As noted over the weekend, I was going to try and do a little something to not just keep my workouts from running long, but also to provide some conditioning work.
That was to do giant sets for my accessory movements.
So far, as of this writing, I’ve gotten precisely two sessions done with giant sets, so what follows are some very preliminary thoughts on the topic of giant sets and their role in conditioning.
First, let’s talk about what giant sets are for anyone reading who is unfamiliar.
A giant set is basically going between three or more exercises one right after the other as part of one giant…well…set. (just two exercises is called a “superset.”) For example, you can go from chin-ups to Romanian deadlifts to dumbbell rows, for example. You do those, then you get to take a rest.
For the uninitiated, they don’t sound like much. I mean, it’s the same work you were going to do, right?
In practice, though, they will kick. Your. Ass.
There’s really no other way to put it. If you’re deconditioned, they will make you hate life in ways you may well have never experienced. Further, it’s not the kind of conditioning that’s notorious for interfering with your strength/muscular increases. At least, that’s the theory.
The truth is, giant sets are conditioning. They’re conditioning that is slammed into your normal training, though, so it’s easy to forget about them as you look at your program.
What we need to ask ourselves is, are giant sets sufficient?
Looking at it from where I currently stand, I’m going to say “maybe.” Especially in conjunction with the light lifts for time in the new program.
Right now, giant sets provide all the conditioning work I can probably stand. It’s kicking my butt right now and I’m not sure additional conditioning would be beneficial. In fact, more conditioning work might be counterproductive. After all, I’m already going to be doing a version of high-intensity interval training four times per week.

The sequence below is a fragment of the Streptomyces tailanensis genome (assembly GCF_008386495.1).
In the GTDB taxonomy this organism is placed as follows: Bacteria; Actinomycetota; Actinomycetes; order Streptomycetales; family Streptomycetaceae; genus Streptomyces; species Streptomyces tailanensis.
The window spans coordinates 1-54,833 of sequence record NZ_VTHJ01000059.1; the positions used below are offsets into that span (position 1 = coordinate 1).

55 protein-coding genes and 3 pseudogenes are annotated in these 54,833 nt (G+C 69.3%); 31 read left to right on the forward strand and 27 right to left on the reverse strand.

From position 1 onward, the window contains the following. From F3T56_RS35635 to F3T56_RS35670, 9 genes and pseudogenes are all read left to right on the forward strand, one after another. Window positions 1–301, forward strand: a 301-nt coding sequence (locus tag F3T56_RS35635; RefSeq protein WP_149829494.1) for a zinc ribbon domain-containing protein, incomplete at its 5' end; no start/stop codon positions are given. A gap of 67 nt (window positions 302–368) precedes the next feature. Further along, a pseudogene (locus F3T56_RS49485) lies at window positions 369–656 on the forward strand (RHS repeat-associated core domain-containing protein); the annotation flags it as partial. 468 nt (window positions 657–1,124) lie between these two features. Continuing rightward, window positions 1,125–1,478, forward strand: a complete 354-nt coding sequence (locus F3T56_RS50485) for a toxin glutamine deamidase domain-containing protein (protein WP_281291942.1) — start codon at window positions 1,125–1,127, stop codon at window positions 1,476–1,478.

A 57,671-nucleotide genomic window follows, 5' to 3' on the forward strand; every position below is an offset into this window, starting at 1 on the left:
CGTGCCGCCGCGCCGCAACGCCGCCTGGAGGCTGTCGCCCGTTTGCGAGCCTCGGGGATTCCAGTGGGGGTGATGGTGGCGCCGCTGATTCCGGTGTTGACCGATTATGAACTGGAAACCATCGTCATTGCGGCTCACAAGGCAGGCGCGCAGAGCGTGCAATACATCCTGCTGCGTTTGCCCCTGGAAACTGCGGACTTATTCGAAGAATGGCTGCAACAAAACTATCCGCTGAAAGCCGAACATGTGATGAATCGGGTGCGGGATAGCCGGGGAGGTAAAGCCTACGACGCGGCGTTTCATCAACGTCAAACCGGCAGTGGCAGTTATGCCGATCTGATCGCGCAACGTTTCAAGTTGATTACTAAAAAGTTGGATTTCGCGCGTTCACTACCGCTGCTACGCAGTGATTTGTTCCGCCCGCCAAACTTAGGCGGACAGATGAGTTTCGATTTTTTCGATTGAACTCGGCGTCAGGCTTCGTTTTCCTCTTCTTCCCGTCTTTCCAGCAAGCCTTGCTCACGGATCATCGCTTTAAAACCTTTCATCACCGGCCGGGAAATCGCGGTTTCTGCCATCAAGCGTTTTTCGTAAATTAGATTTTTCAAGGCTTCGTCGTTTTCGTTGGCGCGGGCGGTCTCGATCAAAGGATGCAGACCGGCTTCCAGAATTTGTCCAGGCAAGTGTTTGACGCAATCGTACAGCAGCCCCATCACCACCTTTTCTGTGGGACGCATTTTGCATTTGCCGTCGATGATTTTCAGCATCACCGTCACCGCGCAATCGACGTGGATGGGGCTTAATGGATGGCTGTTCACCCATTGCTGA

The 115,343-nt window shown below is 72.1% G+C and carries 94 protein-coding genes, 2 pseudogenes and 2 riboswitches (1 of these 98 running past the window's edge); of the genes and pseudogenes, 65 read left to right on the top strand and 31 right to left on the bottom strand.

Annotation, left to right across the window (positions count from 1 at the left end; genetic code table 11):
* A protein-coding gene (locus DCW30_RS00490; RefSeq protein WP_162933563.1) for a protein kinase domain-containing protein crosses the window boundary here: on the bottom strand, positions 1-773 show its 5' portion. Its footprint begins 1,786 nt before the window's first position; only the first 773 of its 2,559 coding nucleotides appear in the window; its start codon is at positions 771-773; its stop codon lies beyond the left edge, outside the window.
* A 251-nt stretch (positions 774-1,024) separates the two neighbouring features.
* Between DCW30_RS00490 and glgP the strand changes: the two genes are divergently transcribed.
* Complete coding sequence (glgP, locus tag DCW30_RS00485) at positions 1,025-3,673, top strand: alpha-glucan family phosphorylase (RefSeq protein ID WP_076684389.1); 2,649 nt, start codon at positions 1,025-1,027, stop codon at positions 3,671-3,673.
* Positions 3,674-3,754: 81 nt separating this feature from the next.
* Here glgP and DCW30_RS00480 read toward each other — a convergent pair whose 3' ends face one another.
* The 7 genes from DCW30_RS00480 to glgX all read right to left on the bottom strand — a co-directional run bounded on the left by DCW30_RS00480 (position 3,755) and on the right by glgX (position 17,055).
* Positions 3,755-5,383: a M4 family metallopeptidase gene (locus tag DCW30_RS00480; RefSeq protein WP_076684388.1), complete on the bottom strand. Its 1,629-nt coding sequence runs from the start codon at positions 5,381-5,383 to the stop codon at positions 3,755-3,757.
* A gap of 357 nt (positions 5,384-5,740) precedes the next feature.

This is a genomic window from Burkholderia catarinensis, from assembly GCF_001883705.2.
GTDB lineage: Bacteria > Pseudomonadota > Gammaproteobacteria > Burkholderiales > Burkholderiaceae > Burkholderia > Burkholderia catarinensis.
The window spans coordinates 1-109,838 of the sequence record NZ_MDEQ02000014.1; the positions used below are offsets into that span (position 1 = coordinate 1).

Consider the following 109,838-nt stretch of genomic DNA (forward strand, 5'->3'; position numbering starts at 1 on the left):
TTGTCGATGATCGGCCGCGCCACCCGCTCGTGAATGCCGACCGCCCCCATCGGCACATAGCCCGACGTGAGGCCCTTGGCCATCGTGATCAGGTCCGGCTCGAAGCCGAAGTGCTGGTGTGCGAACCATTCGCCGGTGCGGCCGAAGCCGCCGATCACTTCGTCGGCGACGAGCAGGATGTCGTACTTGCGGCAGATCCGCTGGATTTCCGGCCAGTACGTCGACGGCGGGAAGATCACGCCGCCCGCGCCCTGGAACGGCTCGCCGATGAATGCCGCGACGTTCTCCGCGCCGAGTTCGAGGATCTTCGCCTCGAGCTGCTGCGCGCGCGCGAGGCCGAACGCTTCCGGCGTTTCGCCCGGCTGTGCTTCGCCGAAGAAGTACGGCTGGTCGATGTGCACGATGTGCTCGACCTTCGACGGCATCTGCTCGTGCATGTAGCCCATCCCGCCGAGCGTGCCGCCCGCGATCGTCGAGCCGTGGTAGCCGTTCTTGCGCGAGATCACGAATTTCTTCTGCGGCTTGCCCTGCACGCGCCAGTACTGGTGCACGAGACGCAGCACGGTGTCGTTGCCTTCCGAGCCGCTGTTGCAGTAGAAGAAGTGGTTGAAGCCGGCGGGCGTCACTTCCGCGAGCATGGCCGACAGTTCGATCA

But that’s right now.
Over time, your body adapts to stuff. It adapts to things and becomes more efficient at it, thereby negating the benefits of what you’re doing. That’s why just running two miles a day stops being beneficial after a short time.
I can easily see giant sets hitting that same point.
Yeah, you’re adding weight and all that, and you can reduce your rest time, but at some point, you’re just not getting much more in the way of conditioning. Do giant sets still condition you?
My thinking is that they do, but they will no longer be sufficient to do more than maintain your current level of conditioning.
So what then?
Honestly, I don’t know. I’ll probably add in some jump rope training and maybe some plyometrics into the mix, as well as potentially adding some kettlebell swings into the routine.
But that’s a ways down the road. Several weeks at a minimum.
For now, I think this will do the trick nicely.
When you start trying to get conditioned, you need to start relatively slow. You don’t go from your couch to running a marathon by starting off with five-mile runs. You run a bit, then expand what you’re able to do.
For me, giant sets are just that. They’re conditioning for now. Then, I’ll add more as I need to.
The truth is, I will likely never be satisfied with my conditioning. I will always want more, pretty much because I look at conditioning as I do ammo.
What I mean by that is that no one ever survived a gunfight and said, “I wish I’d carried less ammo.” On the same token, no one ever thinks they have too much conditioning.
My goal is to have sufficient conditioning and strength where I don’t have to wonder if I have enough of either.
No, I won’t get there purely with giant sets, but I do see them as a good start. If not, then I can step back and try something else. That’s the great thing about training. If something doesn’t work, you can adjust fire and do something different.
For me, though, I’m confident that giant sets are a huge leap forward for me and my training.
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